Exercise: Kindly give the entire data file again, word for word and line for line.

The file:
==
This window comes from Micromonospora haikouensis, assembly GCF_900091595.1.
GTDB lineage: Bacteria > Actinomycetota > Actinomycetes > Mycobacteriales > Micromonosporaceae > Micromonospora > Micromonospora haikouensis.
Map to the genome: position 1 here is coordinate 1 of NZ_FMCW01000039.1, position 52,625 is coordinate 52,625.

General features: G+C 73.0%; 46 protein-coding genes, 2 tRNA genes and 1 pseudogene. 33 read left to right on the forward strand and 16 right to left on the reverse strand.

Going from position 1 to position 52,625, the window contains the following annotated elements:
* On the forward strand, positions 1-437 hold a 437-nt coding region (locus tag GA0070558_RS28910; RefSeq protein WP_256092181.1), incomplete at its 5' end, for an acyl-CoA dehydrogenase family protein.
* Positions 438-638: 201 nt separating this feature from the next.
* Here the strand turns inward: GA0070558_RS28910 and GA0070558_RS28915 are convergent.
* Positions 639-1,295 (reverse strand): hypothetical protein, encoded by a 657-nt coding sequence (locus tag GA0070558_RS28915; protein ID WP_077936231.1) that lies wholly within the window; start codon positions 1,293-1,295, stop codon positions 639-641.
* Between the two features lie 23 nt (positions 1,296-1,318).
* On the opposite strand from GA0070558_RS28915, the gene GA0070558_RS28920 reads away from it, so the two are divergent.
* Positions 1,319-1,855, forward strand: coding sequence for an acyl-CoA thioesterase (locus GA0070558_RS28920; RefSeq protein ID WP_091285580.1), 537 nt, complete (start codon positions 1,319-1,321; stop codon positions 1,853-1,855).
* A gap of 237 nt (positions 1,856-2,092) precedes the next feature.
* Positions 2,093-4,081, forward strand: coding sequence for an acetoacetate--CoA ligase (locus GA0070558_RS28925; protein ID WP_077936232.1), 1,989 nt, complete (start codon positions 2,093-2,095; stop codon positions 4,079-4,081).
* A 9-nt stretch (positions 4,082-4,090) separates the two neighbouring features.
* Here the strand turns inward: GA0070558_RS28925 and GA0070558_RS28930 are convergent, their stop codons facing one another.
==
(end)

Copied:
This window comes from Micromonospora haikouensis, assembly GCF_900091595.1.
GTDB lineage: Bacteria > Actinomycetota > Actinomycetes > Mycobacteriales > Micromonosporaceae > Micromonospora > Micromonospora haikouensis.
Map to the genome: position 1 here is coordinate 1 of NZ_FMCW01000039.1, position 52,625 is coordinate 52,625.

General features: G+C 73.0%; 46 protein-coding genes, 2 tRNA genes and 1 pseudogene. 33 read left to right on the forward strand and 16 right to left on the reverse strand.

Going from position 1 to position 52,625, the window contains the following annotated elements:
* On the forward strand, positions 1-437 hold a 437-nt coding region (locus tag GA0070558_RS28910; RefSeq protein WP_256092181.1), incomplete at its 5' end, for an acyl-CoA dehydrogenase family protein.
* Positions 438-638: 201 nt separating this feature from the next.
* Here the strand turns inward: GA0070558_RS28910 and GA0070558_RS28915 are convergent.
* Positions 639-1,295 (reverse strand): hypothetical protein, encoded by a 657-nt coding sequence (locus tag GA0070558_RS28915; protein ID WP_077936231.1) that lies wholly within the window; start codon positions 1,293-1,295, stop codon positions 639-641.
* Between the two features lie 23 nt (positions 1,296-1,318).
* On the opposite strand from GA0070558_RS28915, the gene GA0070558_RS28920 reads away from it, so the two are divergent.
* Positions 1,319-1,855, forward strand: coding sequence for an acyl-CoA thioesterase (locus GA0070558_RS28920; RefSeq protein ID WP_091285580.1), 537 nt, complete (start codon positions 1,319-1,321; stop codon positions 1,853-1,855).
* A gap of 237 nt (positions 1,856-2,092) precedes the next feature.
* Positions 2,093-4,081, forward strand: coding sequence for an acetoacetate--CoA ligase (locus GA0070558_RS28925; protein ID WP_077936232.1), 1,989 nt, complete (start codon positions 2,093-2,095; stop codon positions 4,079-4,081).
* A 9-nt stretch (positions 4,082-4,090) separates the two neighbouring features.
* Here the strand turns inward: GA0070558_RS28925 and GA0070558_RS28930 are convergent, their stop codons facing one another.